Quote of the day—The Vancouver Action Plan

Land, because of its unique nature and the crucial role it plays in human settlements, cannot be treated as an ordinary asset, controlled by individuals and subject to the pressures and inefficiencies of the market. Private land ownership is also a principal instrument of accumulation and concentration of wealth and therefore contributes to social injustice; if unchecked, it may become a major obstacle in the planning and implementation of development schemes. Social justice, urban renewal and development, the provision of decent dwellings-and healthy conditions for the people can only be achieved if land is used in the interests of society as a whole.

The Vancouver Action Plan
June 1976
Agenda item 10 (d)
[Via an email pointer from JoeyD Sr. to a web page about Agenda 21.

I am reminded that Stalin had a particular interest in the land owners of the Ukraine and several million people died as he tried to “create a better society”. He and his followers considered themselves “progressives” and those that opposed him were called “regressives”. Sound familiar?

I would like to remind “public planners” (I prefer to call them “the central committee”) that rural land owners in this country are much more likely to own firearms than the population at large. My limited sample suggests nearly 100% of them own firearms.

Μολὼν λαβέ! can equally well and should apply to acres as well as guns.—Joe]


13 thoughts on “Quote of the day—The Vancouver Action Plan

  1. I find it very interesting that private land ownership is not allowed for us, but is a-ok for them. I’m sure that the private land of the people proposing this would be first to be sacrificed for the “common good”

  2. Remind me again as to how many thousands of acres ted turner owns in the Idaho/Wyoming/Montana area? Not to mention his holdins in South America.

  3. There’s a reason I cannot stand Vancouver BC.. and this just reinforces why…
    Most of us from “Rural” BC figure Vancouver is a nice place to visit, but why would you live there?
    The proof that many city dwellers are thinking the same way is evident when you see how many of them are moving out of the city, quite a few are moving out rural. Problem is, they bring their big city thinking with them.

  4. That’s a standard, communist playbook argument;

    “Since [this or that] is so important, private control must not be allowed…” That goes for energy, transportation, agriculture, food services, education, communication, medicine, housing, labor, business, banking and so on, and they’ve already infiltrated the basic family unit itself. My translation of such arguments is;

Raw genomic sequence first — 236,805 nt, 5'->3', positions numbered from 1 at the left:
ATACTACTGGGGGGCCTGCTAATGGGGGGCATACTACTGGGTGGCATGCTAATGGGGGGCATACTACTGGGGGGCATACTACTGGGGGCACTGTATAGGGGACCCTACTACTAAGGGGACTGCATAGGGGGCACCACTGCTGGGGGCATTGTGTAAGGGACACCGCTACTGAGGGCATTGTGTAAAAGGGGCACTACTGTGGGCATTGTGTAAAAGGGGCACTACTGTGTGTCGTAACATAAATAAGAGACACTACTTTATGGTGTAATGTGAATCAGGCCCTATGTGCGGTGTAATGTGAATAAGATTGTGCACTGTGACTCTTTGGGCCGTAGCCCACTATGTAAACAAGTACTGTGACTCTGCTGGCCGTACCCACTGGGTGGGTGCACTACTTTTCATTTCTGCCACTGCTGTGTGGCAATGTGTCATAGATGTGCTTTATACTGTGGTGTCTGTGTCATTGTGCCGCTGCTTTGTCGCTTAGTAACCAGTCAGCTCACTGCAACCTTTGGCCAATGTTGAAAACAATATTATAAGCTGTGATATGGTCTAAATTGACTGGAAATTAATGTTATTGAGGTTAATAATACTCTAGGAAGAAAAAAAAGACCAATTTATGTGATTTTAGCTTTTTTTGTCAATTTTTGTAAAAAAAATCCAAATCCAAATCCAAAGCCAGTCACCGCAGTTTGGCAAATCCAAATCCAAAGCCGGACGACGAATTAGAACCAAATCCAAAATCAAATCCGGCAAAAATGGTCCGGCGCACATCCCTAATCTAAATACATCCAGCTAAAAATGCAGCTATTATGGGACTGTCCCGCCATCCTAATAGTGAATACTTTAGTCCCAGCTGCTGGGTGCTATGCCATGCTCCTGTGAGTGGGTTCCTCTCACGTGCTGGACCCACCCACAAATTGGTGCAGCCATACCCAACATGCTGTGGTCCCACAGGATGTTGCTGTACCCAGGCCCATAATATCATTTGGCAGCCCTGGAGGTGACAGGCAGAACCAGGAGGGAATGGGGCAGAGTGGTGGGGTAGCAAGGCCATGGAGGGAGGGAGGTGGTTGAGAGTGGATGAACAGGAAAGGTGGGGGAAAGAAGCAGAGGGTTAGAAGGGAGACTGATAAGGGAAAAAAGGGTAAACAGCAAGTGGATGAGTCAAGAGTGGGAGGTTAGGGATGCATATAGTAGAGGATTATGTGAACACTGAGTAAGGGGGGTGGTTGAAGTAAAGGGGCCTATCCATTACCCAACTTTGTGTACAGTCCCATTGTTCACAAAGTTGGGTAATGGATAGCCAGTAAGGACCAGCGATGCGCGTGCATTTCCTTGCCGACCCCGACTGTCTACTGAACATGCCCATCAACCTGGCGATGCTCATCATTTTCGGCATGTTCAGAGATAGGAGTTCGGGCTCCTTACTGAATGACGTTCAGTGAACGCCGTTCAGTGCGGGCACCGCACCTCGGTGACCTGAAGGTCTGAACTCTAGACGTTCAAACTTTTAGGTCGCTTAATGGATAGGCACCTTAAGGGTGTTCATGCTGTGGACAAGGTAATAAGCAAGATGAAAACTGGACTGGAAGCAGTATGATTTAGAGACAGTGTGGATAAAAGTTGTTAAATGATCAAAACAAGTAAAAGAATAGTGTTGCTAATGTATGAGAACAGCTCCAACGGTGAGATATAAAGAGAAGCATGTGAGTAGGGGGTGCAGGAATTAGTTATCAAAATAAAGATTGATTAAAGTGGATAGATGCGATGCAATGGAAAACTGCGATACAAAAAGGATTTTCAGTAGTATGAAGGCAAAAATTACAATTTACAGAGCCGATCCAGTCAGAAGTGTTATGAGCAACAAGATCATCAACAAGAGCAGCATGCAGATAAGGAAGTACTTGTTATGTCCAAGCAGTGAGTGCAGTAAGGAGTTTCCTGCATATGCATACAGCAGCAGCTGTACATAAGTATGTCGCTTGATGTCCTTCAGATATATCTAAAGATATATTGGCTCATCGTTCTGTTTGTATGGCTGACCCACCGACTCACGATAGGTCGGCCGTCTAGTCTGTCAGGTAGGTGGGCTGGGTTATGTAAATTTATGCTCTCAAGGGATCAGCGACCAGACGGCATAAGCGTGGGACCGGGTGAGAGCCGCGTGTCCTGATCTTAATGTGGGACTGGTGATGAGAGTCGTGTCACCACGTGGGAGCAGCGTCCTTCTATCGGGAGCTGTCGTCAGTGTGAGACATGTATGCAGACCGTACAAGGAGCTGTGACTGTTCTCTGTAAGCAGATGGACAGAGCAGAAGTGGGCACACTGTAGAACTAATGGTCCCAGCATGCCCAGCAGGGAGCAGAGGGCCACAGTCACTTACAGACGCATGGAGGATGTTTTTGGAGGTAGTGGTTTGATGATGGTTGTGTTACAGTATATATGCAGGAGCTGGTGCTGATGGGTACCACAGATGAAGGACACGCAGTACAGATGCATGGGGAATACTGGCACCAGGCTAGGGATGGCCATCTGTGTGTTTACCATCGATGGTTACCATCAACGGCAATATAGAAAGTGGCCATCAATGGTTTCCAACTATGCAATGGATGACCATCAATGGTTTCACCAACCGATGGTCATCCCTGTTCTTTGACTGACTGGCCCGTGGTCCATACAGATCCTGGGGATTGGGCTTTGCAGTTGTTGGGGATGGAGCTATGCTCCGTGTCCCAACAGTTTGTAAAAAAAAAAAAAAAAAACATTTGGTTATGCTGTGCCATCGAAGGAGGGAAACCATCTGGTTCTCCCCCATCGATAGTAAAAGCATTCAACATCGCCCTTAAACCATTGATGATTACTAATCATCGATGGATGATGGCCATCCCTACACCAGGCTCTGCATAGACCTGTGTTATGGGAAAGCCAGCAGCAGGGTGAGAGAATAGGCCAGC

“Freedom is relevant only in matters of no consequence.”

    The communists, however, are of course always finding new matters of consequence, so, straight to the point as it is, that is a translation of a deceptive statement- It implies an acknowledgement of some room for freedom. Ultimately of course, there should be zero freedom– The fact that you eat and breathe at all is a “matter of public interest”. They’ve been saying for decades that the Earth should have less than one billion people on it. So I suppose it should be;

    “Freedom has no place in society” which, interestingly, is exactly what the jihadists have been saying. But the communists are never, or only very rarely, honest. I like the first translation because, although it’s a deception, it is exactly what the communists are saying without having the guts to say it so clearly and openly.

  5. MD Willington’s comment got me thinking…

    What is it about cities? Why are they so packed with liberals? Are liberals drawn to cities by some base instinct? Or are liberals created in conditions of overcrowding like locusts that morph into the gregarious form and then swarm out across the country side seeking to devour everything thing good and productive their path?

  6. It all comes down to a matter of trust. Liberals don’t trust others to make the right decisions, either because inwardly they don’t trust themselves with the same power or because they have the inate belief that they are superior to the commoners surrounding them (I’ve known them to come in both flavors).